Akshat Jain is a research scholar at Indian Institute of Technology Delhi, who is pursuing his research studies in the field of psychology and neuroscience.
All achievements in life necessitate motivation. For instance, the willingness to execute a task requires motivation to ignite initiative. And, in sports, maintaining balanced motivation is key to completing tasks to create a successful result. The operative word, here, is ‘balanced’ motivation. High levels of motivation may become the reason for anxiety and stress, while low motivation levels may render a person completely hopeless and inactive.
Athletes are nurtured by clear goal setting. A façade is usually created by social media that only shows athletes’ winning moments that are full of motivation and excitement. It fails to throw light on their concerted efforts and struggle to surpass training to get to where they are. It also fails to show the low moments, with lack of motivation, withering confidence, and the insane amount of pressure. As in a recent interview with Forbes India, Virat Kohli, mentioned, “Everyone feels pressure and feels nervous, because your mind is playing tricks on you. If anyone can claim that he or she has never been under pressure then it would be a lie.”
Although, most athletes possess natural talents, certain motivating factors drive them to success. From a psychological perspective, humans possess the need for competence, autonomy, and connection. This grows from positive substantiation. To satisfy these needs, athletes diligently work hard and succeed. Moreover, other motivating factors that may drive athletic action are intrinsic and extrinsic in nature. That means, motivation comes from inside a person or from outside—the environment. Intrinsic factors include sense of achievement and success, pleasure or joy; while extrinsic factors include ego-satisfaction, winning a reward, or forcefully completing a target.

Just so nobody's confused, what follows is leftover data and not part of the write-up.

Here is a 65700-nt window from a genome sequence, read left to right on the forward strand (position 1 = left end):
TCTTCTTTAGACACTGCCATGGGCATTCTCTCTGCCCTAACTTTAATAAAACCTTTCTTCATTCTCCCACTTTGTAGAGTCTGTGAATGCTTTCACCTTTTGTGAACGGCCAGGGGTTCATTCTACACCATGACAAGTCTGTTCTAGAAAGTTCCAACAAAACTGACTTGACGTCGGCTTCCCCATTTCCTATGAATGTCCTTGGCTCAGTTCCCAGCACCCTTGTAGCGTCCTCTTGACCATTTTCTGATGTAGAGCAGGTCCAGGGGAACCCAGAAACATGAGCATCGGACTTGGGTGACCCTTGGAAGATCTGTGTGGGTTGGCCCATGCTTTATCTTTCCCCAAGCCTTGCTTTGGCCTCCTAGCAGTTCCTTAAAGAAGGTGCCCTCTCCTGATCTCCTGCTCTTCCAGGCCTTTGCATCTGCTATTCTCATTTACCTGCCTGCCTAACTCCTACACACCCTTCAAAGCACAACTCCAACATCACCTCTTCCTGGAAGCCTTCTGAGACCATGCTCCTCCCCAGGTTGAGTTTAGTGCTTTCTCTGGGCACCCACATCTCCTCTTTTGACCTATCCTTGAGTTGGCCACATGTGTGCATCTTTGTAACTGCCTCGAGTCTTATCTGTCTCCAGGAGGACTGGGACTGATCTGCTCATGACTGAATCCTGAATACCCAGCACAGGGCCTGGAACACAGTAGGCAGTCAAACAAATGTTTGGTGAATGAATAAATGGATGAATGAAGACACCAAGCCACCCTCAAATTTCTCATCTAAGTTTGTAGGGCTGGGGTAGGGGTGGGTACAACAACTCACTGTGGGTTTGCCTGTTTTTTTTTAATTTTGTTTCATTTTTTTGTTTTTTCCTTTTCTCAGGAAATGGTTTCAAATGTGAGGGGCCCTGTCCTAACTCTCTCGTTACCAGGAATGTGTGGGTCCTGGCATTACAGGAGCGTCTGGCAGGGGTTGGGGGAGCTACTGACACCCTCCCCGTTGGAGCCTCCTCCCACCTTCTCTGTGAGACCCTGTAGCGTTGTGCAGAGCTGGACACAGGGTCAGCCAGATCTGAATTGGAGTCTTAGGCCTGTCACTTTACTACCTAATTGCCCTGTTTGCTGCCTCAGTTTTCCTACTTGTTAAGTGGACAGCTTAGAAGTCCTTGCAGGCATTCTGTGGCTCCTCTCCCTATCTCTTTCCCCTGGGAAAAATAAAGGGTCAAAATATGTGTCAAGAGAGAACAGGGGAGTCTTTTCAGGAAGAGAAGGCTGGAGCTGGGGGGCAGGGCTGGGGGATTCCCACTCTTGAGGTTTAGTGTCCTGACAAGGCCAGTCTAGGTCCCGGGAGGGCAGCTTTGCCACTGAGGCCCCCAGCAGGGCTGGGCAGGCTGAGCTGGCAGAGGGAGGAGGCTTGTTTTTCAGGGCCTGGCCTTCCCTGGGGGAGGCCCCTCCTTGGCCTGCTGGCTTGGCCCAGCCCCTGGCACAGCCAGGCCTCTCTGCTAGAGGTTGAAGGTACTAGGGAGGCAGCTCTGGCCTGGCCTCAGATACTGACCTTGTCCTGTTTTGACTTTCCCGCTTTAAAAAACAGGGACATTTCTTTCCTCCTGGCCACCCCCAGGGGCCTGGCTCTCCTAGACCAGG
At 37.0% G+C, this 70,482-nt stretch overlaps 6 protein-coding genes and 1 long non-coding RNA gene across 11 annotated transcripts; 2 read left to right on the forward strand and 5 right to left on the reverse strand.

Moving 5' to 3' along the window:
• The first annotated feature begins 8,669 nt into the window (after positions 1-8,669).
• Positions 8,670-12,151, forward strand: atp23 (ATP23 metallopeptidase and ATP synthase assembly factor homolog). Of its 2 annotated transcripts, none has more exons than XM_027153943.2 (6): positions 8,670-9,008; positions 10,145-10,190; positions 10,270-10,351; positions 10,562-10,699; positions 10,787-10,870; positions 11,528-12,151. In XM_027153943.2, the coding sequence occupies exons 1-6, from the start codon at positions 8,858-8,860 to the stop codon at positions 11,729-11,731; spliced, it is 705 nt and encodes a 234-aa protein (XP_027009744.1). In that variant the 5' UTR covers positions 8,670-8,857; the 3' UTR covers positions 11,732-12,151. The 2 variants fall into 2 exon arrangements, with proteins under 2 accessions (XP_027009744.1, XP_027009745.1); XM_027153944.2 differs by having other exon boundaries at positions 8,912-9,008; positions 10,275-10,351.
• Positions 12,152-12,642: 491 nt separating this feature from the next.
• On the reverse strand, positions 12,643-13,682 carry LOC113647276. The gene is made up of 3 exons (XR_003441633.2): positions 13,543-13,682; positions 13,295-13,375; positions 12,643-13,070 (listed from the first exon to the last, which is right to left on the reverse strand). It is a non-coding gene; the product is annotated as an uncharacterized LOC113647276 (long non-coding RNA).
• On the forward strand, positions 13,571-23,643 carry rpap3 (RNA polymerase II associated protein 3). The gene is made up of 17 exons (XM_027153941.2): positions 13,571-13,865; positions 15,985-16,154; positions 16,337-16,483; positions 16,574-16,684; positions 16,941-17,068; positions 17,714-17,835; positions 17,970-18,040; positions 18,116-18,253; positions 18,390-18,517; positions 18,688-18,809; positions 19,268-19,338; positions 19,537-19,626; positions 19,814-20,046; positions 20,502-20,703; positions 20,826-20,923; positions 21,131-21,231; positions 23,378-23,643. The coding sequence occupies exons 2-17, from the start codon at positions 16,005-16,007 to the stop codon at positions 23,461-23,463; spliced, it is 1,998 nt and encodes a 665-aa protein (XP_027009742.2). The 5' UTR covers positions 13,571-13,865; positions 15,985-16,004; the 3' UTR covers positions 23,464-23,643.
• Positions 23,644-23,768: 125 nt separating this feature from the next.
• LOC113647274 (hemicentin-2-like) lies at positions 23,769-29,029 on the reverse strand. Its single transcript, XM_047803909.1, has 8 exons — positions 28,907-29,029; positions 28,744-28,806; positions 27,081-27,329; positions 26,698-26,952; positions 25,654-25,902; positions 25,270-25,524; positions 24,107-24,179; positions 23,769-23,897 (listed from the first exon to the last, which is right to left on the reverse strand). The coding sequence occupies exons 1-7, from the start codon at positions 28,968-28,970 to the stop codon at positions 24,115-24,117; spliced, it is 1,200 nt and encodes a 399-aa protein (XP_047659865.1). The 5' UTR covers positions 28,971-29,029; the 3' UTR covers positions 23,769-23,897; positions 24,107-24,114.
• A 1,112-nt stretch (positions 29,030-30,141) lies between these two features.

Athletes are motivated to develop and enhance superior skills intrinsic to wins. There can be many reasons when a dip in motivation occurs and anxiety creeps in, such as, when a younger athlete faces an older and well-practiced athlete, or when one is not fully confident of achieving success. Here, health issues and diet and practice are essential. Sports psychologists recommend mental exercises are as important for success as physical fitness.
Therefore, practicing relaxation techniques, rhythmic breathing, visualisation techniques with diligence in pre-performance routine are essential to become mentally tough and face a challenge right at the moment.
Athletes dedicate much of their time and energy to maximise their physical fitness and technical skills. Winners also keep their mental fitness in check, states Jeremy Sutton, a psychologist and a researcher in the area of human capacity on mental and physical limits. Psychological variables are factors for ceasing limits or pushing through them. Therefore, psychological variables must be in tune of physical variables. As told by sports psychologist Aidan Moran, “Sports are played by the body and won in the mind.”
Gary Kristen, former South African cricketer and Indian cricket team coach in his recent interview with The Cricket Couch, brought up the significance of mental toughness in winning a game. He said, “What you do is try and prepare the players as well as you can mentally for the competition, prepare them as well as you can physically for the competition. A lot of it comes in the nets, they hit lots of balls, they do a lot of tangible physical training and effort and focus is put on the mental training. So, we did spend time on that.”